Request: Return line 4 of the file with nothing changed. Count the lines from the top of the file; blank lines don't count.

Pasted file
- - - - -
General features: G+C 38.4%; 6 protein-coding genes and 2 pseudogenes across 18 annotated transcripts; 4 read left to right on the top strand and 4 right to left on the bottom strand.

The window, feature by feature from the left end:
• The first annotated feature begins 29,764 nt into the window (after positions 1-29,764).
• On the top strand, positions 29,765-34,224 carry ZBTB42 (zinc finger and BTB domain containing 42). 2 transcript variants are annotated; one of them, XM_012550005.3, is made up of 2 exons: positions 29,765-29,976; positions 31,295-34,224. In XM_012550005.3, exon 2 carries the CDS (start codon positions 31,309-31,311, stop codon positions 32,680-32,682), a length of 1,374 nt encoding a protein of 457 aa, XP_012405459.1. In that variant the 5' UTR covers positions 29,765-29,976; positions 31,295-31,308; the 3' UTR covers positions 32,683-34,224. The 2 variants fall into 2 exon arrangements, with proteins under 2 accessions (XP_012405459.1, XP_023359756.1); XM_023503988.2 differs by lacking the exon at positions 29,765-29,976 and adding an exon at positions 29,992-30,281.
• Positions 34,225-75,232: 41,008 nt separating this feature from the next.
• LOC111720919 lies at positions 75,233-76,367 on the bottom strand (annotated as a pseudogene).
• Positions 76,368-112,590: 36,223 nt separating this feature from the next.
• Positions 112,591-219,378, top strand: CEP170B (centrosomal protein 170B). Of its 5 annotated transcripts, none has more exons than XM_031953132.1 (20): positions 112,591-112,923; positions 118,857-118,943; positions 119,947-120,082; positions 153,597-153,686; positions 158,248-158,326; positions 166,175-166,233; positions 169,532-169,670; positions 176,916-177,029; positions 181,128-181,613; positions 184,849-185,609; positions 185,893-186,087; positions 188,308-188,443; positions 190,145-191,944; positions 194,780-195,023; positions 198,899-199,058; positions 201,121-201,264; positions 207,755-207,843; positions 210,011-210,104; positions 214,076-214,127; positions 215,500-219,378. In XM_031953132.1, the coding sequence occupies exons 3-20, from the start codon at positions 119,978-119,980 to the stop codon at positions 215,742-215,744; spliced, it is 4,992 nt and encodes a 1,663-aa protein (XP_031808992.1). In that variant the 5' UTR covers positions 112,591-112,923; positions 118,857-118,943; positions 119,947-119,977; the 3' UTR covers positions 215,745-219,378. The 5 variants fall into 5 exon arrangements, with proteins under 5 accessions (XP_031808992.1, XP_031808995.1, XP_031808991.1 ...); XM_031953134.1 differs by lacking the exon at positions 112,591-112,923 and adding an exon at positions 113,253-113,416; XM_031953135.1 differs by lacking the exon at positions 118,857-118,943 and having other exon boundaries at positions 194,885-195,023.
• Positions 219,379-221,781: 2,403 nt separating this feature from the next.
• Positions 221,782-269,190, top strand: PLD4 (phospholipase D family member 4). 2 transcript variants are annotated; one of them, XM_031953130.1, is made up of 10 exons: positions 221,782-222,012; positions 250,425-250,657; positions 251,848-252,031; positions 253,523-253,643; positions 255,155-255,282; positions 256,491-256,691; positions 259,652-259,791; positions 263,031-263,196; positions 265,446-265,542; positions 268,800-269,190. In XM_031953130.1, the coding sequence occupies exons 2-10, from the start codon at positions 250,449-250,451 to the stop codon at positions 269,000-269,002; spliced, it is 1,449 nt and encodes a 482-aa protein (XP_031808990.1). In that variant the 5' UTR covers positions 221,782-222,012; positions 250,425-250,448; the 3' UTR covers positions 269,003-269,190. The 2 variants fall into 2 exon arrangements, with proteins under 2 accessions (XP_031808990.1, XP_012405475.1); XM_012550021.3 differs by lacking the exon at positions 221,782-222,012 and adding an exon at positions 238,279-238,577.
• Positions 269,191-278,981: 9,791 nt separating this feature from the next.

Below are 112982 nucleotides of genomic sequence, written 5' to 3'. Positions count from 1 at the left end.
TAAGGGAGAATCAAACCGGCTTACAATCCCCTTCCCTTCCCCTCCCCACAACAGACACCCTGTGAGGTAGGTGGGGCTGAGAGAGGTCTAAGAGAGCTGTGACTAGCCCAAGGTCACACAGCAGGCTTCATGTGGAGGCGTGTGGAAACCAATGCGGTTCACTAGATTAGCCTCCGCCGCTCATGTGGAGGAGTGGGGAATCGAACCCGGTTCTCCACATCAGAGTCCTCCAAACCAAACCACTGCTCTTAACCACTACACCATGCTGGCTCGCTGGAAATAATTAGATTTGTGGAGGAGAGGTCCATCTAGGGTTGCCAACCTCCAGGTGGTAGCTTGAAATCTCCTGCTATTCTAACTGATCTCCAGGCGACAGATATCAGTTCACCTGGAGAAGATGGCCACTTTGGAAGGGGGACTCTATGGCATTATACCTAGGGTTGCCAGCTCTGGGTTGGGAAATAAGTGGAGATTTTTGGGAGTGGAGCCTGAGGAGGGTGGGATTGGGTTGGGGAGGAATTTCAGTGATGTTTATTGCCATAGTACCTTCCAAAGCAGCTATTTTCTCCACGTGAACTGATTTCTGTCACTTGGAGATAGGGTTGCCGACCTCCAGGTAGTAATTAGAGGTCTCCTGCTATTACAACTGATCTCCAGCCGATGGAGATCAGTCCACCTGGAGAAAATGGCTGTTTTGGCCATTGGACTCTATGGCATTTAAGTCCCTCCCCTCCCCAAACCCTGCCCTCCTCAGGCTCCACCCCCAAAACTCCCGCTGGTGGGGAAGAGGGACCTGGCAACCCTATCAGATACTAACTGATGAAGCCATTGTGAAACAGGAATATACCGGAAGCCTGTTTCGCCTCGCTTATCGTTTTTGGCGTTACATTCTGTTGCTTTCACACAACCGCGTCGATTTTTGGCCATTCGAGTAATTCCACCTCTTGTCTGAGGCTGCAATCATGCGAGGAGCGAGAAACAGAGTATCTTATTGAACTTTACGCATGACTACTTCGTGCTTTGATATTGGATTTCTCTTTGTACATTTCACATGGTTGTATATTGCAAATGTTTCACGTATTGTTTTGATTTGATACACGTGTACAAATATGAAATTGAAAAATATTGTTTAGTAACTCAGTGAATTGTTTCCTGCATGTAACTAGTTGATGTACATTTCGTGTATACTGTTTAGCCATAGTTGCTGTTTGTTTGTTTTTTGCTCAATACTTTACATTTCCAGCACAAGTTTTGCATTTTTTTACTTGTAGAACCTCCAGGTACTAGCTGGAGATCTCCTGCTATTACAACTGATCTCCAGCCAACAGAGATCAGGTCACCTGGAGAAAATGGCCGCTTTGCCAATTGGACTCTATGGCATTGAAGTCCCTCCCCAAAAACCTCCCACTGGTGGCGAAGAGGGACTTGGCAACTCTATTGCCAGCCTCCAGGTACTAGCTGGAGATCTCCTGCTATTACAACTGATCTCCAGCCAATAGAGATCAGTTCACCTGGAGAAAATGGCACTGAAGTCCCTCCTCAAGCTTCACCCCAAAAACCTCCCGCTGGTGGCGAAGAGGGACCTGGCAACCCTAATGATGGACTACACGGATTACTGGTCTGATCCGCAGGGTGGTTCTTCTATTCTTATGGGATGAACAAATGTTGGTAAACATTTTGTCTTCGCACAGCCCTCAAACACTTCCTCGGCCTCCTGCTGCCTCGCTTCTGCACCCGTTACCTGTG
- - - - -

• On the top strand, positions 29,765-34,224 carry ZBTB42 (zinc finger and BTB domain containing 42). 2 transcript variants are annotated; one of them, XM_012550005.3, is made up of 2 exons: positions 29,765-29,976; positions 31,295-34,224. In XM_012550005.3, exon 2 carries the CDS (start codon positions 31,309-31,311, stop codon positions 32,680-32,682), a length of 1,374 nt encoding a protein of 457 aa, XP_012405459.1. In that variant the 5' UTR covers positions 29,765-29,976; positions 31,295-31,308; the 3' UTR covers positions 32,683-34,224. The 2 variants fall into 2 exon arrangements, with proteins under 2 accessions (XP_012405459.1, XP_023359756.1); XM_023503988.2 differs by lacking the exon at positions 29,765-29,976 and adding an exon at positions 29,992-30,281.